Feb 18, 2019 update to the BMW 318is project car

Project BMW 318is: Subframe R&R

Removing the rear subframe is a bit tougher than removing the front subframe. You have driveshaft and rear end to deal with, as well as stubborn subframe bushings.
Your author is trying to knock the subframe off the rusted bolt holding the assembly to the car. With a bit of persuasion, the subframe finally came loose and we lowered it from the car, with a transmission jack.
Removing the front subframe is very straightforward. it is frightening how few bolts hold an E30 front subframe into the car.
With the front subframe on our custom-made table (from stuff we picked up a yard sale) we could disassemble, clean, paint and then start reassembly.
This is how simple an E30 rear subframe is, once you remove all the components. We painted this one with Eastwood Chassis Black paint, which we like for its original looks and durability. Next, we will revers the process and bolt the subframes back to the car.

story by Tim Suddard

As we mentioned earlier, with the engine and transmission already out of our 318is, and the decision already made to replace every bushing in the car as well as the rear end, we decided it was best to just completely remove both the front and rear subframes from the car.

While any shop manual can tell you how to do this, we can add that it is easiest on a lift, with the brake rotors and calipers removed (to make everything a bit lighter) and with a transmission jack.

Once the subframes assemblies are safely removed, and on the bench, or floor, you can carefully photograph how everything goes together, and then start disassembly of the individual components.

We would recommend you tackle one end of the car at a time and work your way down to a bare subframe.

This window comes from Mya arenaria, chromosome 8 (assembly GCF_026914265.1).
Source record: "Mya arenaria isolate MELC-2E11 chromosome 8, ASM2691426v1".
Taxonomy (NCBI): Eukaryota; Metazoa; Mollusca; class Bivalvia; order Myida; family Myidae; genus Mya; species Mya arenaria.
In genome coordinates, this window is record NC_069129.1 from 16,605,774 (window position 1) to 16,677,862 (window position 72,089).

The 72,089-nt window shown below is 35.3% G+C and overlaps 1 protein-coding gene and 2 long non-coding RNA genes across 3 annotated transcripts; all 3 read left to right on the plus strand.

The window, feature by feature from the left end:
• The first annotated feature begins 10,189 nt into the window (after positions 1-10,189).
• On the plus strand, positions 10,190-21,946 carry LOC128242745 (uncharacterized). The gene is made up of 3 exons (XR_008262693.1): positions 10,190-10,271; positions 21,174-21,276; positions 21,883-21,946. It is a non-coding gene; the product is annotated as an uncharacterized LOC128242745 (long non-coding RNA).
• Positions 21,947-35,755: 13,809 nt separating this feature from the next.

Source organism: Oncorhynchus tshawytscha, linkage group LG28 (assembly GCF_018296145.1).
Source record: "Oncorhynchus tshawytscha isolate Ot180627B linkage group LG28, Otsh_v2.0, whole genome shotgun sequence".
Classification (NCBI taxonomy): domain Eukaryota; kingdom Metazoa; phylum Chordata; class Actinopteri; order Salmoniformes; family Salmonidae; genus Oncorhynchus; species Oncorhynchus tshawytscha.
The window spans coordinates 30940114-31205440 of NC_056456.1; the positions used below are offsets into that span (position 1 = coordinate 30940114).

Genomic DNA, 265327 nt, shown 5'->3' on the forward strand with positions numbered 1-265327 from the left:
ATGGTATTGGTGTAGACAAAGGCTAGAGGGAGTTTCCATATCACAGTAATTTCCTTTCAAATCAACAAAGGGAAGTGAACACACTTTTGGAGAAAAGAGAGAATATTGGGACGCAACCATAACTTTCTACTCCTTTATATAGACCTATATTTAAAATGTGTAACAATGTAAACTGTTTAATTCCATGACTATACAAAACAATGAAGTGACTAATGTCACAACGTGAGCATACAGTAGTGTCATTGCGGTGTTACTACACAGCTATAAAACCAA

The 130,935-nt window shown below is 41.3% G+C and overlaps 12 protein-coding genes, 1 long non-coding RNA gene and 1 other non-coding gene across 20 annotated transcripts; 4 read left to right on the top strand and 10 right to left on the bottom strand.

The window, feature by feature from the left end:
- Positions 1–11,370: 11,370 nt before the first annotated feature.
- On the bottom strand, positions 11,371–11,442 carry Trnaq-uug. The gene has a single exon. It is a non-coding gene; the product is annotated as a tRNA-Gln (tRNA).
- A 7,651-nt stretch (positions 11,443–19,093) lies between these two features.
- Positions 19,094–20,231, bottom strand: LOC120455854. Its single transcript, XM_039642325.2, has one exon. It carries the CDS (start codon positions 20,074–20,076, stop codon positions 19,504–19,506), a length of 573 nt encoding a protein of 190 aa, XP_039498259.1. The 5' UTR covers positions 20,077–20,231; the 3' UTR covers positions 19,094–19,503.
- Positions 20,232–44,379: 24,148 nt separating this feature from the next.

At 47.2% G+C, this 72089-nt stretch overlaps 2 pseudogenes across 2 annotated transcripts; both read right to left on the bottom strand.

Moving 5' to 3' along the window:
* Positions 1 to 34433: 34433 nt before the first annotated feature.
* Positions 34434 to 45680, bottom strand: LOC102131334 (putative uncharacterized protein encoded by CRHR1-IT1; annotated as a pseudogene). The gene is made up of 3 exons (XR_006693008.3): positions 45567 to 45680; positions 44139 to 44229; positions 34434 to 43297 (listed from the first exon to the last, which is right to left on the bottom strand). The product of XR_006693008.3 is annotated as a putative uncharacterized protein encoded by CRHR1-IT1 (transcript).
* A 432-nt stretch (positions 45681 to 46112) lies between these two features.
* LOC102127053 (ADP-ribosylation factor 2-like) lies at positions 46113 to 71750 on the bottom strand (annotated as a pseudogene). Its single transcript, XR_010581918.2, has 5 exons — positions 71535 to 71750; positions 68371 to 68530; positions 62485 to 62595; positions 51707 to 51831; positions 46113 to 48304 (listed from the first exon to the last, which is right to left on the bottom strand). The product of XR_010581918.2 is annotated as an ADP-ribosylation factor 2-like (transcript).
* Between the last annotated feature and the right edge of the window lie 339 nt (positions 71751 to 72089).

From there you need to remove the rear subframe bushings. Invariably, these will be rusted and difficult to press out. While we hate to officially recommend this (it is nasty and environmentally not a great idea), despite our best efforts for pressing the rear subframe bushings out, we gave up and resorted to heating them with an Oxy/acetylene torch, at which point they nearly fell right out (into a burning, nasty mass of rubber and metal).

One we checked for damage and rust we had to only clean, scuff and paint our still nearly perfect subframes. As you will remember, ours was a very nice condition southern car with virtually no rust. Those of you in norther states may need to replace or repair your subframes before going any further.

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JBasham
JBasham HalfDork
2/27/19 3:28 p.m.

BMW bushing jobs are a notorious drag to perform. But so worth it. I am a fan of the $15 pipe puller tool for the subframe mounting bushings. A search of Bimmerforums will provide the details.

chuckbaader
chuckbaader
3/6/19 11:22 a.m.

My last ITA BMW was an 84 318. It did have a 188mm medium case diff bolted directly into the 318 subframe. I also used the 318 axles, hubs, and brakes. If I remember corectly (15 years) I had to use the small frame output flanges for the half shafts. But, the 188mm medium case diff definitely fits.

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